Zak Smith is an attorney for the Marine Mammal Protection Project at NRDC. This Op-Ed is adapted from one that first appeared on the NRDC blog Switchboard. Smith contributed this article to LiveScience's Expert Voices: Op-Ed & Insights.
Something bad is happening in the ocean. No one's certain what's causing it, but in the past three months more than 550 bottlenose dolphins have stranded along the Atlantic Coast and there's no indication that the strandings are letting up. While researches rush to catalog data on the dolphins' deaths, larger questions loom — is the Atlantic coastal ecosystem broken, and are humans the cause?
Yes, dolphins strand all the time, but not like this. As shown below in the figure from the National Marine Fisheries Service, strandings have skyrocketed this year, especially in Virginia and fanning out north and south, with large numbers in Maryland, New Jersey and North Carolina.
It would be easy to finger the morbillivirus, which has ravaged bottlenose dolphin populations in the past and is showing up in the necropsies conducted on these dolphins. But, the high death count and secondary infections by fungi, bacteria and parasites have some scientists questioning whether the deaths of these dolphins — "sentinels of ocean health" — are a sign of a coastal ecosystem sickened by human activities. Humans have been degrading the coastal environment for decades, with agricultural runoff, oil spills, noise pollution, biotoxin accumulation, etc. Even if the morbillivirus is the chief culprit, are these dolphins succumbing to the virus now because their immune systems have been degraded by an environmental onslaught?
For example, as Dina Fine Maron explains in a Scientific American article earlier this month, dolphins sickened by the virus may have skipped a few meals if they didn't feel up to foraging, relying on their fat stores. Bad idea: biotoxins accumulated in fat would have then released, subjecting the dolphins' immune systems to toxins that could have hampered their immune responses.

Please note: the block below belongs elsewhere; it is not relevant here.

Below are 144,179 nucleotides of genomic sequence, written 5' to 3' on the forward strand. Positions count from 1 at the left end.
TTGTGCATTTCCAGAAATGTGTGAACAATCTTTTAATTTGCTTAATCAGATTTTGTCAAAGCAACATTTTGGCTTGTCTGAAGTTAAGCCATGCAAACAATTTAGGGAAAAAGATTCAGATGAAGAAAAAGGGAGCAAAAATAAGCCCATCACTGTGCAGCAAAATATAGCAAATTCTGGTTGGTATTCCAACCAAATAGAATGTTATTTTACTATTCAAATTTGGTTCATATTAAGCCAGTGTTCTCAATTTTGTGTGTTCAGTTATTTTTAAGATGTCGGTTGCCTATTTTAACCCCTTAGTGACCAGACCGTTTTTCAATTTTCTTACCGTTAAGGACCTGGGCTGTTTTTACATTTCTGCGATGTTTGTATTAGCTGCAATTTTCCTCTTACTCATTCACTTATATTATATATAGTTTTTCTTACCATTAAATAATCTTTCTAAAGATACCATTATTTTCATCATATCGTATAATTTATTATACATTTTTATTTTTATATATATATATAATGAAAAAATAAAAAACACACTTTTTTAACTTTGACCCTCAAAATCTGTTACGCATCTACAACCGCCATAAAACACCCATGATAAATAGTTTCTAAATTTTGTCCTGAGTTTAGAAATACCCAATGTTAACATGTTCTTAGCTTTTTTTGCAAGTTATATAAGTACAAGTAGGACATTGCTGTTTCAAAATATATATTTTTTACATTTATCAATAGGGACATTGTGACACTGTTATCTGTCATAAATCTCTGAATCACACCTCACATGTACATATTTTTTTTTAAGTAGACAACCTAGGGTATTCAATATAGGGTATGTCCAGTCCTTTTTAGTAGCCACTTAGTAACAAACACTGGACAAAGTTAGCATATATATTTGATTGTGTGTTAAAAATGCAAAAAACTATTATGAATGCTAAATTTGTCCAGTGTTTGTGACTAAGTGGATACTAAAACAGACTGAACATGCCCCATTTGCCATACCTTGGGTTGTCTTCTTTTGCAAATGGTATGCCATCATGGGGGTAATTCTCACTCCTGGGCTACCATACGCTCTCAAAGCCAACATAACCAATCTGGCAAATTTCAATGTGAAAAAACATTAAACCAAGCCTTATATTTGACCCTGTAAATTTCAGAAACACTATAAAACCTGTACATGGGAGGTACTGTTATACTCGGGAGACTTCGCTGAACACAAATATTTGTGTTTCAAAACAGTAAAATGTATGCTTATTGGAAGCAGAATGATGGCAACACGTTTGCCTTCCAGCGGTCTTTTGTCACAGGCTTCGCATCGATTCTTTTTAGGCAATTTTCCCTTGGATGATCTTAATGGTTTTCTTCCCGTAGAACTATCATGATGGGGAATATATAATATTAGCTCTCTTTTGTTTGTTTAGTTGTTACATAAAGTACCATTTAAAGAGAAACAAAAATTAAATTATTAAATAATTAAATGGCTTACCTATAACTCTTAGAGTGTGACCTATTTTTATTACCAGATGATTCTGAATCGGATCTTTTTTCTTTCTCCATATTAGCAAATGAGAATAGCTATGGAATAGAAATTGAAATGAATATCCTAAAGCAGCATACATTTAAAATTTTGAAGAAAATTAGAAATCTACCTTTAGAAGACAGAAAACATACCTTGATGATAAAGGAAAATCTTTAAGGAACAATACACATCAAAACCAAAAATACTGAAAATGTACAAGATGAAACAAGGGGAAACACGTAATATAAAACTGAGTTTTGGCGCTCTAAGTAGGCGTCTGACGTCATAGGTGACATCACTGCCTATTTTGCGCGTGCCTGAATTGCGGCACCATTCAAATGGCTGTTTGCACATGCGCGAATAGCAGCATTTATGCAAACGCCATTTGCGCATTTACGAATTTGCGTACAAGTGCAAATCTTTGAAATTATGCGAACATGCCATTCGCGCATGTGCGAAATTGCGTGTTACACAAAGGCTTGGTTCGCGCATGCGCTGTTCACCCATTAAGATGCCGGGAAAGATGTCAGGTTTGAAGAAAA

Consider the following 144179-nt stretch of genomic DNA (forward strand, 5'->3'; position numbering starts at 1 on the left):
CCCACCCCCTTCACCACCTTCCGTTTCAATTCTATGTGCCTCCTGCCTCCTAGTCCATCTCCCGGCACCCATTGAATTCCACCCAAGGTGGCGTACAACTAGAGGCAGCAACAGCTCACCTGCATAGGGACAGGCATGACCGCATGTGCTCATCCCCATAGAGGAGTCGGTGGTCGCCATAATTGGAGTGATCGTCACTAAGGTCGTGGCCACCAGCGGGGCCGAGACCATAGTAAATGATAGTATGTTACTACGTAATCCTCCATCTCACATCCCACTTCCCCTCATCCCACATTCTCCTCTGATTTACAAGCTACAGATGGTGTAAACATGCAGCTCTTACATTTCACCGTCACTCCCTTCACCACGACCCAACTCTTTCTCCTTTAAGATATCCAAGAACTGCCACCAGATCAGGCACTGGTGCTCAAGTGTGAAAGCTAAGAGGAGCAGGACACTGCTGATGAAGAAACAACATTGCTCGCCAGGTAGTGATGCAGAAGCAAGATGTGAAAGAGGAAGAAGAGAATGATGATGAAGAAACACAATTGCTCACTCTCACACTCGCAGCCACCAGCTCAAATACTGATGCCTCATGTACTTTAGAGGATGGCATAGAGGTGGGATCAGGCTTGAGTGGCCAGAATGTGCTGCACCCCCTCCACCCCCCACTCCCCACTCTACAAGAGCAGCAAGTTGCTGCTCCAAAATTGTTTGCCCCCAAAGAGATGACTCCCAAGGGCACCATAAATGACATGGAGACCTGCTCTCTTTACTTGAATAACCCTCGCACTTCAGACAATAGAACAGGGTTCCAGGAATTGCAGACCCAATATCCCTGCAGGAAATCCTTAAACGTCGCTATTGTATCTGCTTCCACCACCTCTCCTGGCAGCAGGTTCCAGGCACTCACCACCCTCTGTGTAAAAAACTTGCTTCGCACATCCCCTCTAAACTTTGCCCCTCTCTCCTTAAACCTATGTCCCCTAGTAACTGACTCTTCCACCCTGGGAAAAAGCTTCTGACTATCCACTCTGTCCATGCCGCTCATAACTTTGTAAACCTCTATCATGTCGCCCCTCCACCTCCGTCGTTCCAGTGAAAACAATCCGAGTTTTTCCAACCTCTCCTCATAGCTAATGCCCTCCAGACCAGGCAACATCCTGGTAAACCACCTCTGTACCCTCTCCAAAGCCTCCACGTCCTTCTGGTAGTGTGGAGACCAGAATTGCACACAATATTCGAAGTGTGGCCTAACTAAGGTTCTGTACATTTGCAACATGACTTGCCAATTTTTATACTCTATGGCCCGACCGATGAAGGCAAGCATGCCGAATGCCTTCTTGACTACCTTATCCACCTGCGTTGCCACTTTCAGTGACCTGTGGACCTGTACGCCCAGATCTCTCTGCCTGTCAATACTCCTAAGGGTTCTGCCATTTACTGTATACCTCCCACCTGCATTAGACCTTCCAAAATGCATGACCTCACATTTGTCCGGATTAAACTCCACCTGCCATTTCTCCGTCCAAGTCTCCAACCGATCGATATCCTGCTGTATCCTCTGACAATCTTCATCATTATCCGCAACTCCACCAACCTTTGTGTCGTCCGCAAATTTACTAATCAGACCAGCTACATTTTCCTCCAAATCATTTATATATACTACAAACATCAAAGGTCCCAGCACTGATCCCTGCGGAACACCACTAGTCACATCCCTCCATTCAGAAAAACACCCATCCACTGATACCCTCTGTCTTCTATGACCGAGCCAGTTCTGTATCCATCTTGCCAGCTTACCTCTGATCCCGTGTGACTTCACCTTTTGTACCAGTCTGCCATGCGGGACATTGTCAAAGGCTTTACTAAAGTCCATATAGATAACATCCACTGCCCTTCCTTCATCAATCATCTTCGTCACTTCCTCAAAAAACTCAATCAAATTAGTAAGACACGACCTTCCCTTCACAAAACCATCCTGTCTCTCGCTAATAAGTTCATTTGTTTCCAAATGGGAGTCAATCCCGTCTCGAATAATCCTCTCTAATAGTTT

Unfortunately, scientists collect little to no data on dolphin biotoxin accumulation, infection rates, or other indicators of a sickened ecosystem. And, as Maron notes, "that's a problem because more could be happening than we know with potential lasting consequences for oceans."
My colleague, Michael Jasny, has written about the 2010 to 2013 Gulf of Mexico bottlenose dolphin die-off that is still ongoing and roughly coincides with the BP Deepwater Horizon disaster. As the National Marine Fisheries Service notes, the majority of recent unusual mortality events have been caused by biotoxin accumulation from harmful algal blooms. Here, the toxins are produced by living organisms (algal blooms), not sourced from human pollution, but it's a distinction without much meaning as the number and intensity of algal blooms will likely rise as a result of climate change, which is caused by human pollution.
So, what are the "sentinels of ocean health" telling people? Seems to me that the writing on the wall keeps getting larger and bolder — society can't continue to degrade coastal environments and pour climate-change-producing pollution into the air and not expect our oceans and dolphins to give out.
The views expressed are those of the author and do not necessarily reflect the views of the publisher. This version of the article was originally published on LiveScience.
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